I am very involved in my kids life without your help, thank you very much! And I don’t particularly feel the need or desire to document the time I spend involved with them. And what if we go two weeks without reading together and then devour 4 books in a weekend? I don’t need/want the schools making me feel like part of their job is to hold me accountable for reading to my kids! The best predictor of whether a kid will be a reader is whether they see their parents reading and how many books are in the house – NOT whether I spend 20 minutes a day reading to them. Needless to say I read on occassion (ha! on ocassion.) and I have a few books in the house. If I got nothing else right while homeschooling, at least I made readers. I really don’t need or want the school’s help. This is the one thing which I have held my ground on, I steadfastly refuse to document time spent reading to my kids – not for bribes of pizza or so my kid can get her gold star. I’m not going to do it.
But it’s not just the tracking of minutes reading that is a problem. It’s the homework itself. The homework is BULLSHIT. It would be much easier to settle into complacency over sending my kids to school rather than homeschooling if I didn’t actually have to confront the bad pedagogy and pointless drivel which passes for school curriculumn. Not to mention that it’s pointless to have my daughter “read” the same story each night for a week when by the second night she is reciting it from memory. This does nothing to help her learn to read. (And don’t even get me started on spelling lists.) Seriously, people – sending this crap home each day is not confidence inspiring.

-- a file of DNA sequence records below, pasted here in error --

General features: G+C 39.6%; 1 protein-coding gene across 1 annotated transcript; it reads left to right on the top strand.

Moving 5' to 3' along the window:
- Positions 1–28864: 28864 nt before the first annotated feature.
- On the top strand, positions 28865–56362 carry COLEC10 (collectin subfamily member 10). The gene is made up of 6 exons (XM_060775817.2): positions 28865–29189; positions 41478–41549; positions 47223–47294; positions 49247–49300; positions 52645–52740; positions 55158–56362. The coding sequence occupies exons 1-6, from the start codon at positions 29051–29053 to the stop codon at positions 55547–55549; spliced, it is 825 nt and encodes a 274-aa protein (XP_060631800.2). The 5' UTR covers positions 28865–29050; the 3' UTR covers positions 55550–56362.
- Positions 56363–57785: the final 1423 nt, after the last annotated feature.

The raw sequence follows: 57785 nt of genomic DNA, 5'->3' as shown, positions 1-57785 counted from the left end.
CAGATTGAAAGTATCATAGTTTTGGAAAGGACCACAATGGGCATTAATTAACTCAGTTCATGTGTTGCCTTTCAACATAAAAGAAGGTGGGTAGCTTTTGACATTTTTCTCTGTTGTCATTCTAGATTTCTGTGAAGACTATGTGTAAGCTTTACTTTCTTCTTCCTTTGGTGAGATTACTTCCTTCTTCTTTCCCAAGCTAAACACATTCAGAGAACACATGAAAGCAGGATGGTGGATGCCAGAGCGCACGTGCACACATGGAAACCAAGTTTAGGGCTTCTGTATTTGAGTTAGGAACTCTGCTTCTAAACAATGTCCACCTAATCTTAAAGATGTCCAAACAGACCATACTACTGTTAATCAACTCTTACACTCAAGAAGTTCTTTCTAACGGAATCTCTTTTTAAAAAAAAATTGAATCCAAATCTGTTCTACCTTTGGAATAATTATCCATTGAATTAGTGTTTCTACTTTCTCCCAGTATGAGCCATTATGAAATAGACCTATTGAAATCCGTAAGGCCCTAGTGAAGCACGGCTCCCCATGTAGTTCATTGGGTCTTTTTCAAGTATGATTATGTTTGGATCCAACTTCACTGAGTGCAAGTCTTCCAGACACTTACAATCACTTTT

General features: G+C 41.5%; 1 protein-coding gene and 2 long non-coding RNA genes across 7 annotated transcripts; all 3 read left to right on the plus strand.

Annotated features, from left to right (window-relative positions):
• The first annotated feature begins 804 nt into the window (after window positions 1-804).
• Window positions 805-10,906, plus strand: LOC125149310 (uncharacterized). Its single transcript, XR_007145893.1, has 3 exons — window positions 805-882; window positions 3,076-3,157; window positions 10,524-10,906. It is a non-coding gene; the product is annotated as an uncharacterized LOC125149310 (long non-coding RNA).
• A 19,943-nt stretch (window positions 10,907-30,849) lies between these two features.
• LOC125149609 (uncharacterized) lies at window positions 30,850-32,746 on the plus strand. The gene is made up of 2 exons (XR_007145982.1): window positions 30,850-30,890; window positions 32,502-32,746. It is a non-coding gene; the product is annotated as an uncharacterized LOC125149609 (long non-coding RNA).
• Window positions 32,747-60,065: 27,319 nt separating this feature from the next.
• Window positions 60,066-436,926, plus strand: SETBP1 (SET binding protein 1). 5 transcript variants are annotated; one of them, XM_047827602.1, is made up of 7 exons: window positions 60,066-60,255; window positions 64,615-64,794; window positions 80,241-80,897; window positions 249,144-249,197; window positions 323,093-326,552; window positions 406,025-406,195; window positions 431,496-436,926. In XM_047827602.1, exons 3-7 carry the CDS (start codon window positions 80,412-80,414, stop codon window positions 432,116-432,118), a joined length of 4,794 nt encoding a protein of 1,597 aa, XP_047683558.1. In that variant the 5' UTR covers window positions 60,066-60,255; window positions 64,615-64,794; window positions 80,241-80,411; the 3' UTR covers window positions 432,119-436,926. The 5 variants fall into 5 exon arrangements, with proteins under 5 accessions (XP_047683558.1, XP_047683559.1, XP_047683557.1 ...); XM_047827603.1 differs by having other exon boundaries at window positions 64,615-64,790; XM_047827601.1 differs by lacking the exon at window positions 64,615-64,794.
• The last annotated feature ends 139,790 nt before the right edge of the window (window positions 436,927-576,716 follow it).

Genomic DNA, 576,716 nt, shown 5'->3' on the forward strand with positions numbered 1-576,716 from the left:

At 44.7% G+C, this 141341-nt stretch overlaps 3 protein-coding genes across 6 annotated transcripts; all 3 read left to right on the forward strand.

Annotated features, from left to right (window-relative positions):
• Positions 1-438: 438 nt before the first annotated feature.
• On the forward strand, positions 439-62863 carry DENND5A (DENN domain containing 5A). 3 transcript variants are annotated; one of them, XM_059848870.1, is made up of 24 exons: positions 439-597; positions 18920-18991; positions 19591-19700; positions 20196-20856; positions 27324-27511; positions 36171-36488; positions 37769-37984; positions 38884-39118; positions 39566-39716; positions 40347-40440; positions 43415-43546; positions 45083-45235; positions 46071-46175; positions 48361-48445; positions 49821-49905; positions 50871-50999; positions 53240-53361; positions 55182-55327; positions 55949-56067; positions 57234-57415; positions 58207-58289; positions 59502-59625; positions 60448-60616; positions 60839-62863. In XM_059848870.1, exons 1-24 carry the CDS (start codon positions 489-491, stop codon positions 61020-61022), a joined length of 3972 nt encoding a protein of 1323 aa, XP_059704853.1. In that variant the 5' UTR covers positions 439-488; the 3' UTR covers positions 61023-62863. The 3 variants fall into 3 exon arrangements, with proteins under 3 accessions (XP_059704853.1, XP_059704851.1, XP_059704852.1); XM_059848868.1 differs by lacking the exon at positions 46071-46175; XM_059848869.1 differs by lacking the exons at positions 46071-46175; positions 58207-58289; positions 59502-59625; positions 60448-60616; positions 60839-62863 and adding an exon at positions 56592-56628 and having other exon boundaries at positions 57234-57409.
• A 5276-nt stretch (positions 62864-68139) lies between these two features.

I’m struggling with how to handle this. I don’t believe in telling my kids things that I know aren’t true, so it’s hard for me to try and convince them that homework actually has a point. Mostly I just focus on the expectation of the teacher that it be done and the star that the teacher will put on her chart when it is done. I did finally start sending the names of books Michaela read to me or other family members in lieu of reciting the week’s story from memory (I still let her do that when she wants to – memorization is an important skill. But it doesn’t count as reading.) I have started refusing to help her with worksheets like the one above and insist that she figure out what she’s supposed to be doing herself instead. Do I say anything to the teachers? I know its not really their fault – and they are so sweet and seem to be genuinely good teachers. It’s not really even something a teacher can do anything about. Sending home work with kids is something they are all expected to do. But there is pressure on my girls to conform and jump through the hoops to get the grades (good skills to have, but hardly what the main focus should be about). I want them to be successful in school, but I don’t want them to fall for bullshit claptrap like doing things simply to collect gold stars instead of to learn. I know that my and even my daughter’s teacher’s power to effect change is pretty limited. Schools are inherently limited in how flexible they can be. Other parents no doubt completely disagree with my suggestions. Curriculum is a huge investment and can’t be tossed on a whim. Etc, etc, etc. So . . . anyone have any suggestions, insights, experiences to share? I’m all ears!